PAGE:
A man known for his service to his city and others was announced Thursday night as the recipient of the 2018 Iverson Riggs Citizen of the Year Award.

Van Buren native and Mayor Bob Freeman was lauded as a leader with a servant’s heart and one recognized for “service above self.”

Freeman’s selection for the honor was announced at the 63rd annual meeting of the Van Buren Chamber of Commerce.

Freeman said his selection as the recipient of the Iverson Riggs Citizen of the Year Award was a humbling experience.

“At the end of 20 years in the Army, I knew I needed to go home and my wife Terry and I returned to the Van Buren home I grew up in,” Freeman said. “Then came another turn in my life when Bill Thomas hired me at Citizens Bank.”

Then came Freeman’s decision to run for mayor.

“Something told me that is what my life had prepared me for,” said Freeman, now a three-term mayor preparing to retire at the end of the year.

“As a public servant, I have tried to make a difference in the lives of others, the way others have made a difference in my life,” Freeman said.

He also was quick to praise others for the strides Van Buren has made during the past 12 years.

“It was everyone pulling together in the same direction,” he said. “We have a bright horizon in Van Buren and we need to keep going in that direction.”

The Iverson Riggs Memorial Citizen of the Year Award was created in 1987 to honor the memory of Iverson Riggs, founder and publisher of the Crawford County Courier newspaper. This award is given to an individual who has made exemplary contributions of time, talent or resources to the community.

In her nomination of Freeman, former chamber board chairman Lyn Miller said Freeman’s “service above self” began with his military career when he chose to serve his country.

“And, he did so with excellence, achieving the rank of colonel,” Miller said. “He then returned to his hometown and his skilled leadership quickly earned him the position of vice president at Citizens Bank.”

During his time at Citizens Bank, co-worker Joe Stewart said Freeman “had a desire to help others and lead in a way that did not show as ‘look what I am doing’ but that was truly trying to help others and the community in a quiet, humble way.”

Keith Hefner, president and CEO of Citizens Bank, said Freeman followed his servant’s heart when he made the decision to leave the bank and run for mayor.

“It was a decision from which we all have benefited,” Hefner said. “Bob Freeman is a man of honor; his integrity is born of a spiritual nature and manifests itself in his every secular endeavor.”

Van Buren Police Chief Jamie Hammond said Freeman embodies the same love and vision for the city as Iverson Riggs did.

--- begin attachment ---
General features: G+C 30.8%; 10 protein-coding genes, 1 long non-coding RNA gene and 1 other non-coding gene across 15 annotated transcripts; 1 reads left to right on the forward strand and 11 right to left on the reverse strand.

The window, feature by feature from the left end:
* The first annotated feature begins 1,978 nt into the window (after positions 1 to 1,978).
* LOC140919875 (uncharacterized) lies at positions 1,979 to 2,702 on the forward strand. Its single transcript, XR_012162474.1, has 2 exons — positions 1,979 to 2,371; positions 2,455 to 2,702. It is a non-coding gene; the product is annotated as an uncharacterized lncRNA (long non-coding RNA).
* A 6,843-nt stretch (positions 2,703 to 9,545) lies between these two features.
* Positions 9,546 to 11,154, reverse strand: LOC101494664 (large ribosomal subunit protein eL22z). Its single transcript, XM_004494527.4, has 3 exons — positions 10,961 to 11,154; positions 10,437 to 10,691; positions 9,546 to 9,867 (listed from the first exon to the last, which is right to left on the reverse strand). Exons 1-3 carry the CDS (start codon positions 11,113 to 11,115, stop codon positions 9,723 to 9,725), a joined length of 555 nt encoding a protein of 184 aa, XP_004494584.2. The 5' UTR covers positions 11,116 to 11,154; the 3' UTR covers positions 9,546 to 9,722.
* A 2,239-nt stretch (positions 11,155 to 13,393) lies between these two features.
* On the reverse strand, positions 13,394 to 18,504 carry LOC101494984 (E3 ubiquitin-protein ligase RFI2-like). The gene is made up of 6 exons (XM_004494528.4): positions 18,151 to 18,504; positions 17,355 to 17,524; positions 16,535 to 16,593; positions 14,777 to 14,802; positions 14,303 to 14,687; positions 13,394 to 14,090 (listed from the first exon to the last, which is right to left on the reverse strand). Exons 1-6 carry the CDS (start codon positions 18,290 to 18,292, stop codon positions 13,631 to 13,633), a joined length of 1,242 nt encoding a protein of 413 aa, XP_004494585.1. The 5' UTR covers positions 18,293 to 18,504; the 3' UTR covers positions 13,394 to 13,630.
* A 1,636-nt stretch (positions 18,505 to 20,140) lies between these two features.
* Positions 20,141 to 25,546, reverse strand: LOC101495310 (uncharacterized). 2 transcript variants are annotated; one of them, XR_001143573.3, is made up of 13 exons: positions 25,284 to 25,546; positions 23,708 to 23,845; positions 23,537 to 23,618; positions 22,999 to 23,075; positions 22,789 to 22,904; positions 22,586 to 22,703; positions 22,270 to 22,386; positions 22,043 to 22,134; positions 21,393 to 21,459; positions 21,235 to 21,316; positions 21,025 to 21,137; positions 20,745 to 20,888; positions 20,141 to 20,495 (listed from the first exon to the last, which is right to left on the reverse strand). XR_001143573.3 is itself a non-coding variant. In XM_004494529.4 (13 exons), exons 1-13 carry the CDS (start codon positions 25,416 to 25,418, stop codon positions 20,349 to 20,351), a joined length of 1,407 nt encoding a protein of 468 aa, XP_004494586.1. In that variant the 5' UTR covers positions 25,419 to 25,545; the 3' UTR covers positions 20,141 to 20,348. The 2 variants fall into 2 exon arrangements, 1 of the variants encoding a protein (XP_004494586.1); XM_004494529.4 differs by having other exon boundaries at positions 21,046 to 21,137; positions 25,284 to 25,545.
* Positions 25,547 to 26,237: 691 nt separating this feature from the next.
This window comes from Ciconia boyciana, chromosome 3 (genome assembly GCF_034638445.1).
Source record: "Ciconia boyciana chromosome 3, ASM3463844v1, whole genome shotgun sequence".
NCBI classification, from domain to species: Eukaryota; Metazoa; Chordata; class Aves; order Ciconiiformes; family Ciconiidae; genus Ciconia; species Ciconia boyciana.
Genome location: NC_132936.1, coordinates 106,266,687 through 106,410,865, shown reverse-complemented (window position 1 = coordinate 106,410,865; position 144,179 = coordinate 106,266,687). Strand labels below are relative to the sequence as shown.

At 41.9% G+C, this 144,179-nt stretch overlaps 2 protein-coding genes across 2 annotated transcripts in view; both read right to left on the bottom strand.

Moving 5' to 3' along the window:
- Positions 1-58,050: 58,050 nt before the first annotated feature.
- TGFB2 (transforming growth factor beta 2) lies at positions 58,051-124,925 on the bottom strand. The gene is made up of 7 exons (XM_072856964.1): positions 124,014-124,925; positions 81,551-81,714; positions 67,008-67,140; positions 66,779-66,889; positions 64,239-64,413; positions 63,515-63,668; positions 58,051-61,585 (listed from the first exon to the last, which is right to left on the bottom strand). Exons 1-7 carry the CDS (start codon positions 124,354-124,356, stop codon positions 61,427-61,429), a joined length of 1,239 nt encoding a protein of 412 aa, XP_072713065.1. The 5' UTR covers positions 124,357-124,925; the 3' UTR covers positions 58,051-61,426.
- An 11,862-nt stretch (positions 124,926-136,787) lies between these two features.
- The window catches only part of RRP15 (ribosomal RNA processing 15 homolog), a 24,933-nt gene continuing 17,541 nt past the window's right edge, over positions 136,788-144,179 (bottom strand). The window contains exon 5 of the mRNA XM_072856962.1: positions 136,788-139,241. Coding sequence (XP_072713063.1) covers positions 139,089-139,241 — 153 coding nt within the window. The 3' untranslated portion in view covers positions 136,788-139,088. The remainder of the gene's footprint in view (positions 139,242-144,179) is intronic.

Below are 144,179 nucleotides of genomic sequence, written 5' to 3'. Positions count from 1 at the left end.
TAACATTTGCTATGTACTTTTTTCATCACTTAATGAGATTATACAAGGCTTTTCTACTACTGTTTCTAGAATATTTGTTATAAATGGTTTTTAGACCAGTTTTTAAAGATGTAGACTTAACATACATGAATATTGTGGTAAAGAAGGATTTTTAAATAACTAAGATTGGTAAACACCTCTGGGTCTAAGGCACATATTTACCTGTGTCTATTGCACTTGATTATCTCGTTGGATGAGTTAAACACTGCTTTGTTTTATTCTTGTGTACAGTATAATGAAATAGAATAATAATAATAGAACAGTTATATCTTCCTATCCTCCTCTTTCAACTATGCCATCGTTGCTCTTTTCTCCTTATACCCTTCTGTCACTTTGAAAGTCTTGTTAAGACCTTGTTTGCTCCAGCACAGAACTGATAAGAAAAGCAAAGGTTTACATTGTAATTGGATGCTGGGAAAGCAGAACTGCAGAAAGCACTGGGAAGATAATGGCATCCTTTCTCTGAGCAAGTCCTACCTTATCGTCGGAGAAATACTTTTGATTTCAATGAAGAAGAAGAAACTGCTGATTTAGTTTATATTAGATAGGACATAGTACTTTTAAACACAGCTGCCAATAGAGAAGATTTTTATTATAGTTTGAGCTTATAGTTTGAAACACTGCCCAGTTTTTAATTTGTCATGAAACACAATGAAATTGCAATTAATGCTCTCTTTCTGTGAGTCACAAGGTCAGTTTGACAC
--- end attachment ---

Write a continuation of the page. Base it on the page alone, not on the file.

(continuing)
“His morals and principals are unparalleled to anyone you will ever meet and those morals and principals don’t get discarded when it comes to the decisions he makes for our city,” Hammond said.

Freeman’s executive assistanty Jennifer Froud said Freeman walks through the office door every day hoping to make a difference.

“Never has he made anyone feel insignificant, unimportant, unheard or neglected,” Froud said. “In fact, he often goes out of his way to do just the opposite by offering an encouraging word, taking the time to listen to upset citizens or giving his time or monies to benefit others, never seeking recognition or boasting his achievements.”

Both current city council member Alan Swaim and former member Donna Parker pointed to the building projects undertaken during Freeman’s 12-year tenure.

“Mayor Freeman devoted his personal commitment of time, energy and enthusiasm which led to the passage of the tax initiatives that funded our new public library, police department, fire station, senior citizens community center and expanded our park system,” Parker wrote.

Swaim said Freeman’s accomplishments during his three terms have been amazing.

When Freeman decided to run for mayor, Hefner said Freeman said he had been called to give back to the community, his hometown.

“He conveyed his desire to see Van Buren and this region prosper,” Hefner said. “And, while politics can be a messy profession, he felt the city was at a crucial juncture and needed someone to step forward in a leadership role.”

During high school, Freeman was president of the student council and served as student body president. Freeman attended the University of Oklahoma on an ROTC scholarship and earned a bachelor’s degree in business administration.

After graduation, he was commissioned as an artillery lieutenant in the Army. He also holds a master’s degree from the Florida Institute of Technology and is a graduate of the U.S. Army General Staff College at Fort Leavenworth and the Defense Systems Management College at Fort Belvoir, Va.

Freeman’s military career spanned 20 years with various staff and command assignments around the globe. He retired with the rank of lieutenant colonel.

After retirement, Freeman returned to Van Buren and worked with Citizens Bank & Trust Co. for seven years before being elected mayor in 2006. He has served as the chair of the planning commission, member of the Municipal Auditorium Commission, member and past president of the Van Buren Rotary Club in addition to being a Paul Harris Fellow, member of the Van Buren Chamber of Commerce Board and CASA Board and United Way volunteer. He is also a graduate of Leadership Fort Smith and was inducted into the Van Buren High School Hall of Honor in 2017.

Freeman and his wife Terry are members of Heritage United Methodist Church, where he has been a lay leader. They have two children, Sarah and David.